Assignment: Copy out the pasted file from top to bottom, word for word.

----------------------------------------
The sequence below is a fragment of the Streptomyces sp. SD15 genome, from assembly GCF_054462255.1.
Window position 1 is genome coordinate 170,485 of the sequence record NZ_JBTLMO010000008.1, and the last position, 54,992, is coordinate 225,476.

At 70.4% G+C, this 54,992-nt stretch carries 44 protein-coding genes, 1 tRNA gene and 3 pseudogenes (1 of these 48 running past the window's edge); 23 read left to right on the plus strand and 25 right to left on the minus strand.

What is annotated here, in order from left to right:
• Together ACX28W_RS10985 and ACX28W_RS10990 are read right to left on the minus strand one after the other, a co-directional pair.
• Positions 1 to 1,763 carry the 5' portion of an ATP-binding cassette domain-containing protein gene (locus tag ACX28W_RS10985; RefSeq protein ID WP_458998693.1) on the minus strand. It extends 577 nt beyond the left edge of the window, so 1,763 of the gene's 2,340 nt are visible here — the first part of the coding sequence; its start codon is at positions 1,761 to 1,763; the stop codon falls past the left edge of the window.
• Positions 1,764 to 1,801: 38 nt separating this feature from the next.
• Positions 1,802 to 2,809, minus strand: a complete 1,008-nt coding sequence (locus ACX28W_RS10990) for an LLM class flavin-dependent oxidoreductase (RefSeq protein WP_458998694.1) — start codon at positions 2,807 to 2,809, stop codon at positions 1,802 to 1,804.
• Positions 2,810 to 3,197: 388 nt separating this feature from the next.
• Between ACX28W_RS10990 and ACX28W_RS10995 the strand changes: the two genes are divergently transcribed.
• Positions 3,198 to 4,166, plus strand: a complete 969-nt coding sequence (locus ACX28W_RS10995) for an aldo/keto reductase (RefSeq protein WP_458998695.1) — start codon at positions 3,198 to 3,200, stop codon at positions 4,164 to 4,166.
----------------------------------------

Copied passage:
The sequence below is a fragment of the Streptomyces sp. SD15 genome, from assembly GCF_054462255.1.
Window position 1 is genome coordinate 170,485 of the sequence record NZ_JBTLMO010000008.1, and the last position, 54,992, is coordinate 225,476.

At 70.4% G+C, this 54,992-nt stretch carries 44 protein-coding genes, 1 tRNA gene and 3 pseudogenes (1 of these 48 running past the window's edge); 23 read left to right on the plus strand and 25 right to left on the minus strand.

What is annotated here, in order from left to right:
• Together ACX28W_RS10985 and ACX28W_RS10990 are read right to left on the minus strand one after the other, a co-directional pair.
• Positions 1 to 1,763 carry the 5' portion of an ATP-binding cassette domain-containing protein gene (locus tag ACX28W_RS10985; RefSeq protein ID WP_458998693.1) on the minus strand. It extends 577 nt beyond the left edge of the window, so 1,763 of the gene's 2,340 nt are visible here — the first part of the coding sequence; its start codon is at positions 1,761 to 1,763; the stop codon falls past the left edge of the window.
• Positions 1,764 to 1,801: 38 nt separating this feature from the next.
• Positions 1,802 to 2,809, minus strand: a complete 1,008-nt coding sequence (locus ACX28W_RS10990) for an LLM class flavin-dependent oxidoreductase (RefSeq protein WP_458998694.1) — start codon at positions 2,807 to 2,809, stop codon at positions 1,802 to 1,804.
• Positions 2,810 to 3,197: 388 nt separating this feature from the next.
• Between ACX28W_RS10990 and ACX28W_RS10995 the strand changes: the two genes are divergently transcribed.
• Positions 3,198 to 4,166, plus strand: a complete 969-nt coding sequence (locus ACX28W_RS10995) for an aldo/keto reductase (RefSeq protein WP_458998695.1) — start codon at positions 3,198 to 3,200, stop codon at positions 4,164 to 4,166.